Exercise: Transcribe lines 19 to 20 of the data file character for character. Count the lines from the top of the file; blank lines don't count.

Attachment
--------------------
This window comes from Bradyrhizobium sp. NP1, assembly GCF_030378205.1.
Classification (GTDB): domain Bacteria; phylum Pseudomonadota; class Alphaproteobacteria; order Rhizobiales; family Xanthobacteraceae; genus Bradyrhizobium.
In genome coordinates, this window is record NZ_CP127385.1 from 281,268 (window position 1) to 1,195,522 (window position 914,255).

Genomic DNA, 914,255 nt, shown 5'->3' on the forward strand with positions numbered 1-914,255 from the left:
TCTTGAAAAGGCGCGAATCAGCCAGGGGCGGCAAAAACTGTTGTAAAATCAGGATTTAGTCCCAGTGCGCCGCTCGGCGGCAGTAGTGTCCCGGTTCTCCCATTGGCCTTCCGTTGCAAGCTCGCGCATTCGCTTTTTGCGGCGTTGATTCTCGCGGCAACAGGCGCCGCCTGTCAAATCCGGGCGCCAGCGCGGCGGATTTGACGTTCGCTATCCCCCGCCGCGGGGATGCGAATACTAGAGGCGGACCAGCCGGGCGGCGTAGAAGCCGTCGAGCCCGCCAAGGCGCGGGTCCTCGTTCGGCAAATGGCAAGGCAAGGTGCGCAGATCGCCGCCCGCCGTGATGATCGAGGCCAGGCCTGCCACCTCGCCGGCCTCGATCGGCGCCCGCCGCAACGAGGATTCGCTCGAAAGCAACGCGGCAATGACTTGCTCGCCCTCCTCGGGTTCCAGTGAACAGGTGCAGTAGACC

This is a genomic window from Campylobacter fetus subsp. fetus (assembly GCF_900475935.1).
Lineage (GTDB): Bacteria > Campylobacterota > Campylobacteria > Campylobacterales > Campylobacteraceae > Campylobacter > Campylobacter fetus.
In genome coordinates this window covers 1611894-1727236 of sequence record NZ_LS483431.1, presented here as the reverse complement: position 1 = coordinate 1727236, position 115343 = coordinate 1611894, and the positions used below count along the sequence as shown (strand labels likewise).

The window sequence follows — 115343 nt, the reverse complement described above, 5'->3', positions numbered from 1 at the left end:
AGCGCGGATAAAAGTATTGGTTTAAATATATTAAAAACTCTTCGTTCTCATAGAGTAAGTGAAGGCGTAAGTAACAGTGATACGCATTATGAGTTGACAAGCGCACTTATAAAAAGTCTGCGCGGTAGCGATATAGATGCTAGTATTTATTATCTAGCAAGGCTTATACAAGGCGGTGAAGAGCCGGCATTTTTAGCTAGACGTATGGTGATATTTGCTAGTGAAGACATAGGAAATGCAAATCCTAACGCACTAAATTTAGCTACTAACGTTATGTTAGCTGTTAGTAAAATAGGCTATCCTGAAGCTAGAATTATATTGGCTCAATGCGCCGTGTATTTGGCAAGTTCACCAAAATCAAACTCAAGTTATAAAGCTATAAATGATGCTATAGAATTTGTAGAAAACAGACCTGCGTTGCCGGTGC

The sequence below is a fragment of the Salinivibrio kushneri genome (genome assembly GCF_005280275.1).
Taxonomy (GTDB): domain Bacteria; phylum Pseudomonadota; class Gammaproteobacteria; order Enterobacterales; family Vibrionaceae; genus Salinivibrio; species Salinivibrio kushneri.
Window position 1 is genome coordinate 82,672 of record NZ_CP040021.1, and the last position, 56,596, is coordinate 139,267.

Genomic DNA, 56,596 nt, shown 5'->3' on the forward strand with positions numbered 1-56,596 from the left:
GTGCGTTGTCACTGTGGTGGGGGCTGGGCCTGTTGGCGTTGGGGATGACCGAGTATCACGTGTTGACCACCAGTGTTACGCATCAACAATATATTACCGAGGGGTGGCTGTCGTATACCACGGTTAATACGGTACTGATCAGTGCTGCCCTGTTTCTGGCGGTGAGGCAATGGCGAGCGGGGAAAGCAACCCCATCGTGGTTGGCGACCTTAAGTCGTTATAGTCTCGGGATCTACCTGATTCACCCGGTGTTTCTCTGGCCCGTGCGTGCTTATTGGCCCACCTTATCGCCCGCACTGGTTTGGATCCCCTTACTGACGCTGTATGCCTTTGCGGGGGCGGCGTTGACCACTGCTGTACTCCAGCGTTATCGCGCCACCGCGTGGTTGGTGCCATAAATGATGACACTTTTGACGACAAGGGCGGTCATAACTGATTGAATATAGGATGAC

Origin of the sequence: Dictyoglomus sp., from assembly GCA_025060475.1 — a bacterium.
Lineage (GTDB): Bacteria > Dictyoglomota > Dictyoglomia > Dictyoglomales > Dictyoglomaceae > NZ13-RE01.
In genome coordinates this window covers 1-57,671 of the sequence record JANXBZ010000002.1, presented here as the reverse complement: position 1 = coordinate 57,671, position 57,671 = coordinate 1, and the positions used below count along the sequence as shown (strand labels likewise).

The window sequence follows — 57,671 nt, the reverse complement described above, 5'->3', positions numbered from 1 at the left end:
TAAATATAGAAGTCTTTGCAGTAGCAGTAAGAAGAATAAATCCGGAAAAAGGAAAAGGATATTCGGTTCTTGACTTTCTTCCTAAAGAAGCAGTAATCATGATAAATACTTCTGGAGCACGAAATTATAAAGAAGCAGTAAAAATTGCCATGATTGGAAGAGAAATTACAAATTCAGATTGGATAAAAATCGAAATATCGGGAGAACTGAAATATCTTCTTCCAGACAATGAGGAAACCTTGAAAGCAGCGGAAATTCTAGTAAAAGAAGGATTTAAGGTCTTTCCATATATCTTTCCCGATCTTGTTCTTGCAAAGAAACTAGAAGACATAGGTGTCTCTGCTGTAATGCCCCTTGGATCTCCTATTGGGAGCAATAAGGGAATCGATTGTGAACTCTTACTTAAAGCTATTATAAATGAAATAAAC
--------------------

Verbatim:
The window sequence follows — 57,671 nt, the reverse complement described above, 5'->3', positions numbered from 1 at the left end:
TAAATATAGAAGTCTTTGCAGTAGCAGTAAGAAGAATAAATCCGGAAAAAGGAAAAGGATATTCGGTTCTTGACTTTCTTCCTAAAGAAGCAGTAATCATGATAAATACTTCTGGAGCACGAAATTATAAAGAAGCAGTAAAAATTGCCATGATTGGAAGAGAAATTACAAATTCAGATTGGATAAAAATCGAAATATCGGGAGAACTGAAATATCTTCTTCCAGACAATGAGGAAACCTTGAAAGCAGCGGAAATTCTAGTAAAAGAAGGATTTAAGGTCTTTCCATATATCTTTCCCGATCTTGTTCTTGCAAAGAAACTAGAAGACATAGGTGTCTCTGCTGTAATGCCCCTTGGATCTCCTATTGGGAGCAATAAGGGAATCGATTGTGAACTCTTACTTAAAGCTATTATAAATGAAATAAAC